Sunday, November 22, 2009

Finding YOUR Place

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(Scripture Portion: John 1: 19-37)
In this series of studies on New Testament soul-winners we hope to form a composite picture of the way in which we can all engage in this great task of bringing others to the Lord Jesus Christ. John the Baptist is the first soul-winner of whom we read in the New Testament, and we call him “The Pioneer Soul-winner” because he was a pioneer in every sense of the word. He not only prepared the way for the Lord (Luke 3: 4), but as we study him this should prepare us to do this work to which he was called and in which he engaged so effectively.
There are few people in the Gospels concerning whom we have so much detail and of whom the Lord had so much to say, yet John’s period of service probably covered only six months. He was a unique personality — rugged, severe yet humble and self-effacing. He was the child of godly parents (Luke 1: 5-6); his birth was super-normal (Luke 1: 7). he was Spirit-filled (Luke 1: 15); he was our Lord’s forerunner (Luke 7: 27); he experienced a period of great doubt and testing Matt.. 11: 2-15); and finally he was beheaded because of his unflinching loyalty to the Lord (Mark 6: 14-29). As we study John 1: 19-37, let us remember that God’s plan and purpose is that every Christian should be a soul-winner. Notice, therefore, the following points about this pioneer soul-winner.
John’s work was undertaken under a strong sense of divine commission, and in verse 33 four words emphasize this: ‘He that sent me”. He had been sent to do the work of soul-winning. Who had sent him? — see John 1: 6. It is important to notice. however, that if we are Christians we too have been sent — look up John 20: 21. Jesus was sent by God (John 6: 44; 7: 16; 9: 4. and compare 1 John 4: 14), and just as God sent Jesus. so He has sent us — look up Matt. 28: 19. So John obeyed a divine commission.
Why was John sent? What did he come to do7 In verses 19-2 2, we read of a deputation sent by the Jews to ask John who he was, and in his reply he describes the work to which the Lord had called him. He was “the voice of one crying in the wilderness.” We also are to be a “voice”, we are to speak, to cry out in the wilderness of this world. How wonderful to be a “voice” for God, a channel through whom He can speak to others! Every Christian can engage in this, and on every hand people are waiting to hear this voice that tells them of the Savior. How did John the Baptist use his voice?
3. In all the records of John’s public ministry, land in particular John 1: 19-37), we see that he always pointed people away from himself to the Lord Jesus — see verses 25-27. Who was this Christ whom John introduced to people? In verses 30 and 34 we read that Christ was land is) the eternal, pre- existent Son of God. We too are to speak of the Lord and to introduce Him to others. There is no vocation in the whole wide world to compare with this. Do you catch the wonder of it? This is the work of the evangelist, the missionary, the minister and the individual Christian. But notice what John the Baptist said about the Lord Jesus:
John proclaimed two special things about Christ. First, that He is the sin-bearer — see verses 29 and 36; and second, that He is the one who baptizes with the Holy Spirit — see verses 32 and 33. Thus the message that John proclaimed to his hearers was that through faith in the Lord Jesus Christ they could have deliverance from their sins (Acts 13:38-39), and the gift of a new life (1 Cor. 12: 13). There is only one who can bestow these great blessings, and that is Jesus, the Lamb who was slain for us and through His sacrificial and substitutionary death upon the cross bore our sins away and provided pardon and cleansing — look up and compare Ex. 12: 13; Acts 8: 32; 1 Cor. 5: 7; 1 Pet. 1: 19; 2: 24; Rev. 1: 5-6; moreover, Jesus alone is the one who can baptize us with the Holy Spirit. Only He can take guilty sinners and, by the miracle and mystery of His sovereign grace unite us “into one body”; and make us “to drink into one Spirit” (1 Cor. 12: 13) — making us “partakers of the divine nature” (2 Pet. 1: 4), “fellow citizens with the saints, and of the household of God” (Eph. 2: 19), and “an habitation of God through the Spirit” (Eph. 2: 22). This is the glorious message that we have to proclaim and that this poor old world so desperately needs to hear. Christ alone has the true answer to man’s need for pardon and the gift of eternal life, because only Christ can give these two great blessings. We as Christians have the privilege and the responsibility of proclaiming this message. Are we doing it? If so, will there be any results from our labors? Yes — for this work bears fruit, as it did in the case of John the Baptist.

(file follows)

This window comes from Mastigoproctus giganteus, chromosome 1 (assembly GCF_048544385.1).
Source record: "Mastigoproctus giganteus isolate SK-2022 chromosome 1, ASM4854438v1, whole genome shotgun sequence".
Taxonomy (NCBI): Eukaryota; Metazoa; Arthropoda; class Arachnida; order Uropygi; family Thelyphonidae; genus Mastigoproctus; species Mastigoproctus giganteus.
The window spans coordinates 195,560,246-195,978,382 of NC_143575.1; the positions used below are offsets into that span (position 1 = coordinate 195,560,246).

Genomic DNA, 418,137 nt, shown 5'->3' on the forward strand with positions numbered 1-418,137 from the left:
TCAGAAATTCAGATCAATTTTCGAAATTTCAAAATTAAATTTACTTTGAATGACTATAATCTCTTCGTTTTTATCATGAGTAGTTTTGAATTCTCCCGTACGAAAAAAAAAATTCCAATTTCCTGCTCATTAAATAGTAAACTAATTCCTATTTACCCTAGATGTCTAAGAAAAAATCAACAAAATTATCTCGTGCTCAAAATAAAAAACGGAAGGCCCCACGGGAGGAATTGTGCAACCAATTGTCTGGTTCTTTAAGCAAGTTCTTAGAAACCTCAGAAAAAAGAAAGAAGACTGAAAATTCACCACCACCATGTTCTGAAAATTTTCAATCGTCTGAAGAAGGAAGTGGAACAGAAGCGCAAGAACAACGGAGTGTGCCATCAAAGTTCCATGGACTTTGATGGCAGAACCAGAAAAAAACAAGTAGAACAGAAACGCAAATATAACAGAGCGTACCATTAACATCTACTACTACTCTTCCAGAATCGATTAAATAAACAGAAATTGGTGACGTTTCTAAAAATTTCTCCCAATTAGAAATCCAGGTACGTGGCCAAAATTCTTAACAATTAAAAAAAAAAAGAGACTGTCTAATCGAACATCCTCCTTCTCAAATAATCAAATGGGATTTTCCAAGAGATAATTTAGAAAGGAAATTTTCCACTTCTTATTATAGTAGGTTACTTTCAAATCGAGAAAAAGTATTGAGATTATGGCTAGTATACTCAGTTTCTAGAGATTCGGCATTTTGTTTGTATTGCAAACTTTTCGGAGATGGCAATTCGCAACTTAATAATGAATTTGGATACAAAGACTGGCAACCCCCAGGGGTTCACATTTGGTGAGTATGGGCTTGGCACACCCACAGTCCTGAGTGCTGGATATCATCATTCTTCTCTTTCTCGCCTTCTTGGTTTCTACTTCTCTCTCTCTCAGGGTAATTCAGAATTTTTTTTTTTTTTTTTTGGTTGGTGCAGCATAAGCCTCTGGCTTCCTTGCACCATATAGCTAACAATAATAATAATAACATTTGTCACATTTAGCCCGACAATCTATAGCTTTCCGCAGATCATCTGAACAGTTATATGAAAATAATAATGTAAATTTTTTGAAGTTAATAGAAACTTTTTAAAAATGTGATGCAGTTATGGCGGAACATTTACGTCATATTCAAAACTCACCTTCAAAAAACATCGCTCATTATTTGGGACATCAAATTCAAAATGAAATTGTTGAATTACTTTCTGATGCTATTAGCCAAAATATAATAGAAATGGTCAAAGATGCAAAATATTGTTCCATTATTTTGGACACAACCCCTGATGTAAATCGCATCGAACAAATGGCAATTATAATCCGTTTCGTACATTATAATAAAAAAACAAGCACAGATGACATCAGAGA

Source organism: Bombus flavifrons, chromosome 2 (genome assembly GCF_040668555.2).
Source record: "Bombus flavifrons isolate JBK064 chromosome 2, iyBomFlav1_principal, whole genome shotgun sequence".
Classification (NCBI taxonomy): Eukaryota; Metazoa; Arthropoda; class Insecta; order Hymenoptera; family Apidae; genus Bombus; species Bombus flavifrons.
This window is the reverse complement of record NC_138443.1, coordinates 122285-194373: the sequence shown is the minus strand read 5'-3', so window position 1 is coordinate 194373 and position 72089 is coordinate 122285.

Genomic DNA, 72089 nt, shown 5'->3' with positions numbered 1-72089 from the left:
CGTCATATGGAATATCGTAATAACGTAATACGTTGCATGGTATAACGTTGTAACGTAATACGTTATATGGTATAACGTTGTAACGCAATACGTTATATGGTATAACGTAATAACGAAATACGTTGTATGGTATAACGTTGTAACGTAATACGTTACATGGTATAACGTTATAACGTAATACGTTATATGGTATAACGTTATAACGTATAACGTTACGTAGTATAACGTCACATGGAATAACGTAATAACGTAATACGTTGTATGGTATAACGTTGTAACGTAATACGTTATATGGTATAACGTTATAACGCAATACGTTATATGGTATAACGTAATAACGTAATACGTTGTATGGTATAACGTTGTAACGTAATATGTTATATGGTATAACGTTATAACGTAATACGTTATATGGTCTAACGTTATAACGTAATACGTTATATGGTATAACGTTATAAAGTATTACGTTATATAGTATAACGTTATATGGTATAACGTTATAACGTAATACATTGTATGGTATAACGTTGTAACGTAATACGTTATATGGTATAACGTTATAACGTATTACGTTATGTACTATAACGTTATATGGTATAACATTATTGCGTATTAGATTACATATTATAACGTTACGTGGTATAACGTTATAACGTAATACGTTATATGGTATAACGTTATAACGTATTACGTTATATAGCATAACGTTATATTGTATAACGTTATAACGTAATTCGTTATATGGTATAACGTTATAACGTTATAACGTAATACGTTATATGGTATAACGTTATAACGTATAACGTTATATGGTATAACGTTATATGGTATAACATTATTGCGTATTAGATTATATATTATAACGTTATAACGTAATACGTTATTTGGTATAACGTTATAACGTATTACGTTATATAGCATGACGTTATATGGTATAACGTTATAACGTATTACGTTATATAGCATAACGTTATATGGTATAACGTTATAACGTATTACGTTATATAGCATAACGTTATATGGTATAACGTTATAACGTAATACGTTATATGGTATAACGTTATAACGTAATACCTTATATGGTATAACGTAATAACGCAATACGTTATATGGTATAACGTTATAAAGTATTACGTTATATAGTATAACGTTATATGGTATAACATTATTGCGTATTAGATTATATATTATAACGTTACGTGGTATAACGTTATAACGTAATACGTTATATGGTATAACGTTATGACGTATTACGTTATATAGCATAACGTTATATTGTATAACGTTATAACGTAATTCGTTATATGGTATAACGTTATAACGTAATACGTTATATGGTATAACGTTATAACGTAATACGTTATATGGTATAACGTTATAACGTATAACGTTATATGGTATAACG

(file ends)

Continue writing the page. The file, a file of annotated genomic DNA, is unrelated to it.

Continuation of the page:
At first sight the harvest recorded in John 1: 35-37 did not seem very spectacular, but think a moment. Who were these first trophies of grace who were brought to the Savior directly through the ministry of John? They were Andrew and John; but not only Andrew and John, for verses 40-42 tell us that Andrew found his brother Peter and led him to the Lord. (Notice the position of the word “first” in verse 41. It does not say, “he findeth his own brother first”, but “he first findeth his own brother” — signifying that John found his brother James, but that Andrew was the first one to find his brother Peter.) They both found their brothers! So here was a rich harvest from John the Baptist's ministry — Andrew. John, Peter, James — and the rest . . . for think of the multitudes who were led to the Lord through those few!